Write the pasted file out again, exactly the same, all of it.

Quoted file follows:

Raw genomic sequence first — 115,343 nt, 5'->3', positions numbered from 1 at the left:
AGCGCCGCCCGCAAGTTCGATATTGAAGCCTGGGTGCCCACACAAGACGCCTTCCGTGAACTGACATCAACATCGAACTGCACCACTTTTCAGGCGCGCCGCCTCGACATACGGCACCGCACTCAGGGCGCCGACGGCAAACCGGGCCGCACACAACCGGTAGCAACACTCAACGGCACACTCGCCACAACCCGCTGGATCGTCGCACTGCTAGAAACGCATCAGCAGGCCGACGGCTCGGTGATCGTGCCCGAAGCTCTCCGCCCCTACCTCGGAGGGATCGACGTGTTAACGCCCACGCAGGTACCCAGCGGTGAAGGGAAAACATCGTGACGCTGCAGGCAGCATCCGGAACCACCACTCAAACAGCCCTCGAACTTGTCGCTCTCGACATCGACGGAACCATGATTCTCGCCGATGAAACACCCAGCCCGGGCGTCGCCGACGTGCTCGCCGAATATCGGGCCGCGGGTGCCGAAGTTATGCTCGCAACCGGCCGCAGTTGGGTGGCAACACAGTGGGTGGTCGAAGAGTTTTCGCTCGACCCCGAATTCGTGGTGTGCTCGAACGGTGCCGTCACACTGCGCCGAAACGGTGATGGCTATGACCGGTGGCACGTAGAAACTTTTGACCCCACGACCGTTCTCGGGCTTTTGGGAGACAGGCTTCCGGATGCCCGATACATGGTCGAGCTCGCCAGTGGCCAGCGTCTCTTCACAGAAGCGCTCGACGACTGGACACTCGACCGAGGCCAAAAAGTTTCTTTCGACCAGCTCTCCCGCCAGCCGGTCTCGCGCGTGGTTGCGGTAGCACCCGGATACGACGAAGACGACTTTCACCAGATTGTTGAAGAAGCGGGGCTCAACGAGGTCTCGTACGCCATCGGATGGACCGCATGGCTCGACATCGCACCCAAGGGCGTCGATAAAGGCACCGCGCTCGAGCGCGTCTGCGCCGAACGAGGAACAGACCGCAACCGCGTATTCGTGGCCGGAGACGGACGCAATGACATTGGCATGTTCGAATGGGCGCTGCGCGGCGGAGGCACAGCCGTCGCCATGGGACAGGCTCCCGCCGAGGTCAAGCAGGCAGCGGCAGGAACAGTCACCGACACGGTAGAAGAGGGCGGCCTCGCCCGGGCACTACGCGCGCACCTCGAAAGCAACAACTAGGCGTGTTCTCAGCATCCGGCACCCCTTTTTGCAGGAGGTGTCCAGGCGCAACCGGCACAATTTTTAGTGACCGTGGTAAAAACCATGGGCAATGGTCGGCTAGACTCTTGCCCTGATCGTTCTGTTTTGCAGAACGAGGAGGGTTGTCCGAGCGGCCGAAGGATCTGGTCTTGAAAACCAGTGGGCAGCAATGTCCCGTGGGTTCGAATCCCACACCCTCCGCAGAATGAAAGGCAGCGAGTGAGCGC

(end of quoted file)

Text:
Raw genomic sequence first — 115,343 nt, 5'->3', positions numbered from 1 at the left:
AGCGCCGCCCGCAAGTTCGATATTGAAGCCTGGGTGCCCACACAAGACGCCTTCCGTGAACTGACATCAACATCGAACTGCACCACTTTTCAGGCGCGCCGCCTCGACATACGGCACCGCACTCAGGGCGCCGACGGCAAACCGGGCCGCACACAACCGGTAGCAACACTCAACGGCACACTCGCCACAACCCGCTGGATCGTCGCACTGCTAGAAACGCATCAGCAGGCCGACGGCTCGGTGATCGTGCCCGAAGCTCTCCGCCCCTACCTCGGAGGGATCGACGTGTTAACGCCCACGCAGGTACCCAGCGGTGAAGGGAAAACATCGTGACGCTGCAGGCAGCATCCGGAACCACCACTCAAACAGCCCTCGAACTTGTCGCTCTCGACATCGACGGAACCATGATTCTCGCCGATGAAACACCCAGCCCGGGCGTCGCCGACGTGCTCGCCGAATATCGGGCCGCGGGTGCCGAAGTTATGCTCGCAACCGGCCGCAGTTGGGTGGCAACACAGTGGGTGGTCGAAGAGTTTTCGCTCGACCCCGAATTCGTGGTGTGCTCGAACGGTGCCGTCACACTGCGCCGAAACGGTGATGGCTATGACCGGTGGCACGTAGAAACTTTTGACCCCACGACCGTTCTCGGGCTTTTGGGAGACAGGCTTCCGGATGCCCGATACATGGTCGAGCTCGCCAGTGGCCAGCGTCTCTTCACAGAAGCGCTCGACGACTGGACACTCGACCGAGGCCAAAAAGTTTCTTTCGACCAGCTCTCCCGCCAGCCGGTCTCGCGCGTGGTTGCGGTAGCACCCGGATACGACGAAGACGACTTTCACCAGATTGTTGAAGAAGCGGGGCTCAACGAGGTCTCGTACGCCATCGGATGGACCGCATGGCTCGACATCGCACCCAAGGGCGTCGATAAAGGCACCGCGCTCGAGCGCGTCTGCGCCGAACGAGGAACAGACCGCAACCGCGTATTCGTGGCCGGAGACGGACGCAATGACATTGGCATGTTCGAATGGGCGCTGCGCGGCGGAGGCACAGCCGTCGCCATGGGACAGGCTCCCGCCGAGGTCAAGCAGGCAGCGGCAGGAACAGTCACCGACACGGTAGAAGAGGGCGGCCTCGCCCGGGCACTACGCGCGCACCTCGAAAGCAACAACTAGGCGTGTTCTCAGCATCCGGCACCCCTTTTTGCAGGAGGTGTCCAGGCGCAACCGGCACAATTTTTAGTGACCGTGGTAAAAACCATGGGCAATGGTCGGCTAGACTCTTGCCCTGATCGTTCTGTTTTGCAGAACGAGGAGGGTTGTCCGAGCGGCCGAAGGATCTGGTCTTGAAAACCAGTGGGCAGCAATGTCCCGTGGGTTCGAATCCCACACCCTCCGCAGAATGAAAGGCAGCGAGTGAGCGC